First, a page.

sardines. amazing how many people are right next to each other and dogs. >> you told me you're originally from portland, oregon, you used to have a home here, now your permanent home and you're retired. have you ever been through anything like this? >> no. i'm from freeport, illinois. we came down here a few years ago. always heard about hurricanes, but this the first time. >> your wife is in there as well. >> you're in good spirits, out taking cowboy for a walk. are you worried? >> worried but positive. it's in god's hands. we're feeling what's going to happen is going to happen. we may lose a lot in our home in naples but we have our lives and families. we have the -- i'm doing pretty good. >> can you say, dan, there's a lot of people there. i walked through, agitated
people. you're sunny despite being in the bull's eye of where the storm is headed. how are you staying so positive? >> first of all, i am so impressed with governor scott and his leadership and people here as servant-of-service. i say thank you for your service. we've got military, people who are volunteers. it's incredible, the service and attitude these people last minute helped. >> i'm sure they appreciate you too, dan. nice to meet you. i hope you get a good night's rest. >> not sure that's going to happen. >> thank you very much. >> thank you. >> craig, if i could walk you over here real quick as dan walks in with cowboy. i want to give a shout out to holy environment and national guard as well. see national guard, deputies, they are keeping it organized where it was very hectic. talking about thousands trying to get in here the last minute. the storm was tracking eastern portion of florida where we were just last night. all of a sudden it switched over here. it was a mad rush for people to
get inside here tonight. they handled it well, professionalism, courtesy. now you've got 5500 or so people sleeping next to their new best friends here tonight hopefully riding out this storm in safety together. >> jacob, thank you. a big thanks to dan an cowboy there. you're right. that perspective was absolutely refreshing. it was good to hear him talk about the worst bringing out the best. we see it time and time again. jacob soboroff, thank you. some cities on the west coast jacob just mentioned there, including tampa, they haven't taken a direct hit from a hurricane like this in nearly a century. nbc's joe fryer is in tampa. joe, to piggy back on what we heard from jacob, there was this sentiment this storm was really going to attack miami and those eastern cities far more than the palm beaches and anna maria's and tampa bays.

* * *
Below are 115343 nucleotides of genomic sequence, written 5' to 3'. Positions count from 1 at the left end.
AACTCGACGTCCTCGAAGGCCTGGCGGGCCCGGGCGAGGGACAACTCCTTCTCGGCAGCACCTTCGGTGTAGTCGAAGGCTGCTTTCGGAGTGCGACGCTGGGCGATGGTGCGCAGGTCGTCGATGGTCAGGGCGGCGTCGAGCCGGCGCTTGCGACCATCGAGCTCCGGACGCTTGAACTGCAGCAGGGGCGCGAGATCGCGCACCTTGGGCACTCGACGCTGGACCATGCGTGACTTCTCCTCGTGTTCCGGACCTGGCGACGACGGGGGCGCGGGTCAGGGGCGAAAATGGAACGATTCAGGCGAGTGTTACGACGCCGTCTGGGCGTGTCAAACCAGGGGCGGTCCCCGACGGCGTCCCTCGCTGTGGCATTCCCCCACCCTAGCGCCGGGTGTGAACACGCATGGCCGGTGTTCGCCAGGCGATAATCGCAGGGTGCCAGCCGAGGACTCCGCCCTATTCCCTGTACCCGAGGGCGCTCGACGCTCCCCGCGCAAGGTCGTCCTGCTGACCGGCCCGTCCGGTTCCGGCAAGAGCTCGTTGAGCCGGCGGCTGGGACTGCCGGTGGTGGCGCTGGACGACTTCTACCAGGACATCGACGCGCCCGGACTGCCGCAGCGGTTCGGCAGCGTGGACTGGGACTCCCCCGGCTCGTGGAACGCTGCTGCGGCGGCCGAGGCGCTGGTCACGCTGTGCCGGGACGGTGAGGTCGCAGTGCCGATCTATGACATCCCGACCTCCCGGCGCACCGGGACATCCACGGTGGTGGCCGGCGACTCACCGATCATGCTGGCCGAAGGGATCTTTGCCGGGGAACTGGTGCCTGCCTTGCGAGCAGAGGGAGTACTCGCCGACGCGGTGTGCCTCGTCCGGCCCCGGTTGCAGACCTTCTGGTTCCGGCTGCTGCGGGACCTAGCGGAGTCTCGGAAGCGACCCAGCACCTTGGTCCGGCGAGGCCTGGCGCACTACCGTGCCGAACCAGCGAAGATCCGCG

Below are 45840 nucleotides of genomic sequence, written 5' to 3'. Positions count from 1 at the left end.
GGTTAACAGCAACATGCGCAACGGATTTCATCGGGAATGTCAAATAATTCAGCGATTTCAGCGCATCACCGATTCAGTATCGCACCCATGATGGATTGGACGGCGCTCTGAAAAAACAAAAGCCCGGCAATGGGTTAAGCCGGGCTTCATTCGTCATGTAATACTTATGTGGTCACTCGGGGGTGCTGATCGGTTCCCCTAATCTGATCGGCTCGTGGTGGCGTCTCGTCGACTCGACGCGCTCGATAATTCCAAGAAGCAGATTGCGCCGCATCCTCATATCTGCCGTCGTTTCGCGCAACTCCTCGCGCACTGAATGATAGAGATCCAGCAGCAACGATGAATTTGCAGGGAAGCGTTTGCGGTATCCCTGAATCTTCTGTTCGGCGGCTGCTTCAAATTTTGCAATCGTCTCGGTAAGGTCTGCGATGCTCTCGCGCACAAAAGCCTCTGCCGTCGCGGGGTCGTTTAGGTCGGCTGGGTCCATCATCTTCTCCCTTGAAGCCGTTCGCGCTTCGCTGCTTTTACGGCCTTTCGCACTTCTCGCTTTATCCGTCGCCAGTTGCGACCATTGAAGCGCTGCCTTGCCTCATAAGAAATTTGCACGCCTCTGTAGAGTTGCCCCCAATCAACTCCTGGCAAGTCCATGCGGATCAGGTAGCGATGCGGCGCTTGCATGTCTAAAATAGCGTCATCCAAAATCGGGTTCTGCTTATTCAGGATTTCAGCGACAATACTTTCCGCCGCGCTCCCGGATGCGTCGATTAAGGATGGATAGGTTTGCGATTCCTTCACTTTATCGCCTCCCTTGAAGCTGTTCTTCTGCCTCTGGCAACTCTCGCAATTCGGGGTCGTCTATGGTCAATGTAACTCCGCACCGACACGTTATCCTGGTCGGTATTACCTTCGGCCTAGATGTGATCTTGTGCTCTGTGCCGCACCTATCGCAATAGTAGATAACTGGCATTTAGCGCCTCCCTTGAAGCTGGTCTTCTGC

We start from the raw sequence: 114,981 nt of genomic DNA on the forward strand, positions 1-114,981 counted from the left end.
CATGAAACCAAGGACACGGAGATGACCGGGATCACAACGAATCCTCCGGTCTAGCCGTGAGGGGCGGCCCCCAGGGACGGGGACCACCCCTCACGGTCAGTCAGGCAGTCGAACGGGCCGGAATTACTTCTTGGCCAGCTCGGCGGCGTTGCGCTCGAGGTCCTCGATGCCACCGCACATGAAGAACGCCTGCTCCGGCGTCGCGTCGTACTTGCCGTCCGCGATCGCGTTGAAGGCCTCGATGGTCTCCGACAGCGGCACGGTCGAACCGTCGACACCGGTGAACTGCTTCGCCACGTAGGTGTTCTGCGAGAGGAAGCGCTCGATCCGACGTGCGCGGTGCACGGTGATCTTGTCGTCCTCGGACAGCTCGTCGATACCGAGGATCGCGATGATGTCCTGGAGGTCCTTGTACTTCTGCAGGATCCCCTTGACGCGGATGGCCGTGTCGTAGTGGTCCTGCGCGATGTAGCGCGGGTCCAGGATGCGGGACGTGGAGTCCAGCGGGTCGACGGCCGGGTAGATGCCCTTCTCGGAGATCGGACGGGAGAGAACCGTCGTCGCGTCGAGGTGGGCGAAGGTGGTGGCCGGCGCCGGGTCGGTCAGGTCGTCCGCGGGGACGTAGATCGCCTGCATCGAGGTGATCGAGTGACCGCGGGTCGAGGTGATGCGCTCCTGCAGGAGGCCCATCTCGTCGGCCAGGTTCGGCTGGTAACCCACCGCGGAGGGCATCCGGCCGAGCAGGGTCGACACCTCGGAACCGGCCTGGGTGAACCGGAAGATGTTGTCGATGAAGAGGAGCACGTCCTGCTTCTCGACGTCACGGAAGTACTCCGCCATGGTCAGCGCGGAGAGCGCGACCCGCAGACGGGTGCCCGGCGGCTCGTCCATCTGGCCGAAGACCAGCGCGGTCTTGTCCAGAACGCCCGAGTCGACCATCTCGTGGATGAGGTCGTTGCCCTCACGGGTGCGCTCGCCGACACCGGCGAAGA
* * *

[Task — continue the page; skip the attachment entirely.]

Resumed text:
we see that's not the case, the opposite appears to be true. the folks in tampa, douglas the sense they were ready for this? >> they are definitely caught off-guard by it that they have seen headlines it's the eastern part that's supposed to be hit by this. we talked to one family, they live in saint pete. they were planning to host evacuees from jacksonville. they are evacuating and going to those relatives in jacksonville. that gives you an idea of how much things have changed in a short period of time. i'm standing here in tampa is an area people say usually floods after a normal afternoon thunderstorm, so they are concerned. what's going to happen when a hurricane hits here. you have the winds, storm surge, a lot of rain in a long period of time, plus it's going to be high tide come monday morning. it's a major concern. as you mentioned, they have not had a major hurricane here since 1921. the mayor says they have been preparing for the possibility all along. until it actually happens, and
it's been a long time, it's hard to know exactly what impact is going to be in this very populated city where there is a lot of development right on the water's edge. craig. >> all right. there in tampa for us, do appreciate you, sir. we'll come back to you in just a bit if we can. i need to get to former governor of florida, congressman on the phone now. congressman, where are you and what are conditions like? >> craig, i'm in st. petersburg, my hometown on the west coast of pinellas valley. i'm in a nonevacuation zone. the conditions are not bad. it's breezy, a little bit of rain. all in all it's not that bad but we know there's a lot more to come. >> do you get the sense that your constituents have prepared adequately since the storm shifted west? >> i think there's been an incredible amount of preparation, craig. from the state, the federal, the local level, people have really
worked together and cooperated extraordinarily, to be honest with you. the citizens are the best. i mean, they are helping each other out. i was visiting the v.a. center today. yesterday a special needs shelter where nurses were volunteeri volunteering. it's an incredible outpouring of support, much like we heard from the gentleman. it warms your heart to see people reaching out to help each other as they are in florida. we're very, very grateful for it. >> we heard from homeland security secretary yesterday addressing the gas crisis there. we know there are a number of stations that ran out of gas along the evacuation route, lines were long and lots of the other stations, there was a growing concern there that after the storm had passed, folks were not going to be able to get gas for their cars, get gas for their generators. what more do we know about the